The 25 Most Powerful Business Managers 2015

8:25 AM 9/30/2015

by THR staff

Who talked a client out of walking on hot coals? Who dissuaded another from buying a $200,000 grill full of diamonds? Meet the most trusted moneymen and women (who manage assets and help make smart investments) in Hollywood on THR's list of those protecting the future.

Power Business Managers Bolno Taylor Meyer - H 2015
Courtesy of Wallis Photo; Taylor & Meyer: Courtesy of Subjects

Reported and written by Paul Bond, Eriq Gardner, Bryn Elise Sandberg, Austin Siegemund-Broka and Rebecca Sun

  • Howard Altman, Warren Grant

    Altman, who manages money for Dwayne Johnson and Tom Hanks, says he rarely has to push clients into downsizing or spending less — in recent years, anyway: "The difficult economy and horrible markets several years ago have people thinking more carefully before they do anything." Altman co-founded the firm — which counts Kate Beckinsale, Magic Johnson and Studio 8 film chief Jeff Robinov as clients — with Grant, Jane Tani and Corey Barash about 25 years ago and maintains that the entertainment industry is "on the upswing now."

    Quirkiest investment: "Someone wanted to open a gym-equipment store," says Grant. "I had another client who once owned a McDonald's franchise and another who wanted to own a Subway. You can't make much money from those if you have to hire someone to run it for you. It just doesn't make economic sense."

    Read more Power Lawyers 2015: Hollywood's Top 100 Attorneys Revealed

    (Photo: Warren Grant pictured)

  • Jeff Bacon, Steve Savitsky

    "You win by not losing," says Savitsky, whose father founded the firm 25 years ago. Bacon also has family ties to business management; his wife is a partner at another firm. Today, 95 percent of Savitsky Satin & Bacon's clients are in the enter­tainment industry, including film producers, actors and studio execs, and the firm also has recently taken on more digital-media clients who are attracted to its conservative financial strategy. "Most of our clients will earn their way to retirement with our guidance," says Savitsky. "There is no need to take an aggressive approach to investing."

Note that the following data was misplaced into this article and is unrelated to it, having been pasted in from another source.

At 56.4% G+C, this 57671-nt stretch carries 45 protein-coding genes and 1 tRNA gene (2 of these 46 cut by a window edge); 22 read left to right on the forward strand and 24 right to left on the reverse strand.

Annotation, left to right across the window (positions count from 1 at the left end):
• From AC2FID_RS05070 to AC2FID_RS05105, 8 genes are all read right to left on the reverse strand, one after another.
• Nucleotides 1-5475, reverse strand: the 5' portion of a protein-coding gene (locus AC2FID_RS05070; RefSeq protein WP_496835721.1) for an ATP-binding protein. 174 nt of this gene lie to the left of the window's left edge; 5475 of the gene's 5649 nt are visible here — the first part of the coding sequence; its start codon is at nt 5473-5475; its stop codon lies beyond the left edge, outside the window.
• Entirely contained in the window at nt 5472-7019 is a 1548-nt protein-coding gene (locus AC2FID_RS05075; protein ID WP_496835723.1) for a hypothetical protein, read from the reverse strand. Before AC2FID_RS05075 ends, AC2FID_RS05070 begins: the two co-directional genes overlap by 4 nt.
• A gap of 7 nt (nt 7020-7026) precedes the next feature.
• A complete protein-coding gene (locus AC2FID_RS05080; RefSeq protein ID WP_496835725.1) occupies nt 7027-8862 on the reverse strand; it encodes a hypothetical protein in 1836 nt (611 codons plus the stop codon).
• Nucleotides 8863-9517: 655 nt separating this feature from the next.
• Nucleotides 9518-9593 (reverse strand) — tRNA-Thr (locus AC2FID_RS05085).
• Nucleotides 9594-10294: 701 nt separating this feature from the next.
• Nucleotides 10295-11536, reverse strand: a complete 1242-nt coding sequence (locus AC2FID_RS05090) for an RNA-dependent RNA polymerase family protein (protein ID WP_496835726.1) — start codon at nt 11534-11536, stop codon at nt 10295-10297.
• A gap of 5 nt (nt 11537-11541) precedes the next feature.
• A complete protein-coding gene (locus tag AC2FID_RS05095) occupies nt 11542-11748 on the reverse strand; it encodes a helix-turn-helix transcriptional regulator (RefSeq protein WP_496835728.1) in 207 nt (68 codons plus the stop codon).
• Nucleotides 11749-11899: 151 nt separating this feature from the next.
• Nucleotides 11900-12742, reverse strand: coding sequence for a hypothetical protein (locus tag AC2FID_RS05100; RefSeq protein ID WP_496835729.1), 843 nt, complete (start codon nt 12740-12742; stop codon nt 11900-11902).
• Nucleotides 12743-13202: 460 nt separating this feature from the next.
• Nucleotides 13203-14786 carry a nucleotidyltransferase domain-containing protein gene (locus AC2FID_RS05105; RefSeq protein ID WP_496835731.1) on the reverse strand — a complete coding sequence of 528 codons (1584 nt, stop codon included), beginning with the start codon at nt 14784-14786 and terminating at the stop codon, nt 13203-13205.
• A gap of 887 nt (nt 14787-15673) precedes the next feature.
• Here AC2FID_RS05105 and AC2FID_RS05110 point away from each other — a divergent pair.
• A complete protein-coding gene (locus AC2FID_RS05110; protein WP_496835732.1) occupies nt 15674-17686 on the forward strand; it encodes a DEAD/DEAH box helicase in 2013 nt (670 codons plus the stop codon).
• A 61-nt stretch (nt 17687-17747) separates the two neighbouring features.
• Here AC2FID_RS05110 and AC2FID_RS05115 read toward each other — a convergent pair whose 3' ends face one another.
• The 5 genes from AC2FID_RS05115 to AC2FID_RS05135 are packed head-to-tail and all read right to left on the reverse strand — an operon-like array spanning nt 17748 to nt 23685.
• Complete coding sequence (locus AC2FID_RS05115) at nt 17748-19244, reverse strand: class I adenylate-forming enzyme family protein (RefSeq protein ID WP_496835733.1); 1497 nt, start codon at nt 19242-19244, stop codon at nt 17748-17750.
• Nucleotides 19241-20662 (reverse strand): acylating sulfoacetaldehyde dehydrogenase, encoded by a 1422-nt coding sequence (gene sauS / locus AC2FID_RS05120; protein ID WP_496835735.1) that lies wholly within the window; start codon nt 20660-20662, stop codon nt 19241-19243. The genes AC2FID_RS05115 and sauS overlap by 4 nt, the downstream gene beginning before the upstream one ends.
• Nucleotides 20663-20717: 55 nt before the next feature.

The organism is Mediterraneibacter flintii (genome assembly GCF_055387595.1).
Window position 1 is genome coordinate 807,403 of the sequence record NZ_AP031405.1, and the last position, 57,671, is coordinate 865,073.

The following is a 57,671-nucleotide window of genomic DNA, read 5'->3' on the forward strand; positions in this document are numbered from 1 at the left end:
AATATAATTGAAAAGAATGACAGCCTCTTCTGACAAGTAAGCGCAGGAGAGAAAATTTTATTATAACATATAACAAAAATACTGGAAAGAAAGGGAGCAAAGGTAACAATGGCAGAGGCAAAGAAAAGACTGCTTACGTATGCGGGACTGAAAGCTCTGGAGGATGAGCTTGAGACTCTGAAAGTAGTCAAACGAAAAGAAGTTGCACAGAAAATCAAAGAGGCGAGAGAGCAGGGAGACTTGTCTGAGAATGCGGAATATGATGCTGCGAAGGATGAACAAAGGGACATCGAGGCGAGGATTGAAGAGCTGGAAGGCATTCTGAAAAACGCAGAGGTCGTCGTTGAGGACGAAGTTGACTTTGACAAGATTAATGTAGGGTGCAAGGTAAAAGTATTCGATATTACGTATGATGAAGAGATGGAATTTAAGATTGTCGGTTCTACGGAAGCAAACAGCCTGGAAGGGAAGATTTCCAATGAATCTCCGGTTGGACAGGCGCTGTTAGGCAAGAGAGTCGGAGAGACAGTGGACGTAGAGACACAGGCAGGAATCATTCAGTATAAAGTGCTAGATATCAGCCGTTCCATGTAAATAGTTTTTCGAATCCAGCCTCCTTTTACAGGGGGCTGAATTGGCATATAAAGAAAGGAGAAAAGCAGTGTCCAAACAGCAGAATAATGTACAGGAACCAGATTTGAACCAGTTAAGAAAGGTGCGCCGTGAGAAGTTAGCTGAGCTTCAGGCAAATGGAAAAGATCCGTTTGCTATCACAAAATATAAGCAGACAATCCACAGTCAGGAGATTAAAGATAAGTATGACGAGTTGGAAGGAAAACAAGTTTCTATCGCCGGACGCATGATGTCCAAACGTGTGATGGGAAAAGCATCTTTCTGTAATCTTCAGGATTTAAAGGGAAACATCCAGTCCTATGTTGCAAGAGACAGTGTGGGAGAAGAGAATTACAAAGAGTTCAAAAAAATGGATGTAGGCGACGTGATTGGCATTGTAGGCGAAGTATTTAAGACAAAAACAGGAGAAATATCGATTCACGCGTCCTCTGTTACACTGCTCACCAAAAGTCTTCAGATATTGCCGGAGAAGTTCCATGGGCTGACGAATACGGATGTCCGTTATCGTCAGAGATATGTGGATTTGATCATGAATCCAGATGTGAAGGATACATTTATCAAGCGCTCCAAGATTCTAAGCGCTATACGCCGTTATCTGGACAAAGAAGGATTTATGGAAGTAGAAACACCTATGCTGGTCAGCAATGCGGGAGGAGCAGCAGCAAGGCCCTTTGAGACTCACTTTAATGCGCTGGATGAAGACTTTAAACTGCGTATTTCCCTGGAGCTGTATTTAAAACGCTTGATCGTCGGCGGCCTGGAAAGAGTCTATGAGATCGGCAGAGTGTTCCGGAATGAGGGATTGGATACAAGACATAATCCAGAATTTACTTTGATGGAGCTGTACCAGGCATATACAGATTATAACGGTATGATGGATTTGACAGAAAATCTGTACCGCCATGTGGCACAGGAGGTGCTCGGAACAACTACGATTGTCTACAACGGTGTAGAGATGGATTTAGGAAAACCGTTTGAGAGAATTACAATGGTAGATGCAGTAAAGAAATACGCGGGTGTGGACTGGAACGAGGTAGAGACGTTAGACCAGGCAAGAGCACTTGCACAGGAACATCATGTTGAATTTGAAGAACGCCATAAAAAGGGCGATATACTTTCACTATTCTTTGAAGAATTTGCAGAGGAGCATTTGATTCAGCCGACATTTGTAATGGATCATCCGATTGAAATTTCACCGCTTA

Biggest check written: Savitsky: "It was in the high millions, and unfortunately it was to pay taxes. Ick."

    Oddest client spending: Bacon: "Transporting pets on a private jet … by themselves."


  • Evan Bell

    Bell and Liza de Leon founded the firm in 1985, mostly representing news personalities, many of whom still are clients (including Bill O'Reilly, Marv Albert and Richard Quest). Bell's clientele has become heavier on writer-directors, including Steven Soderbergh, Gavin O'Connor and two who just brought films to Toronto: Cary Fukunaga and Gavin Hood. The firm recently picked up its first two agent clients (both from WME). "We were very flattered when they turned their finances over to us," says Bell. "When agents turn anything over to anybody, it means a lot."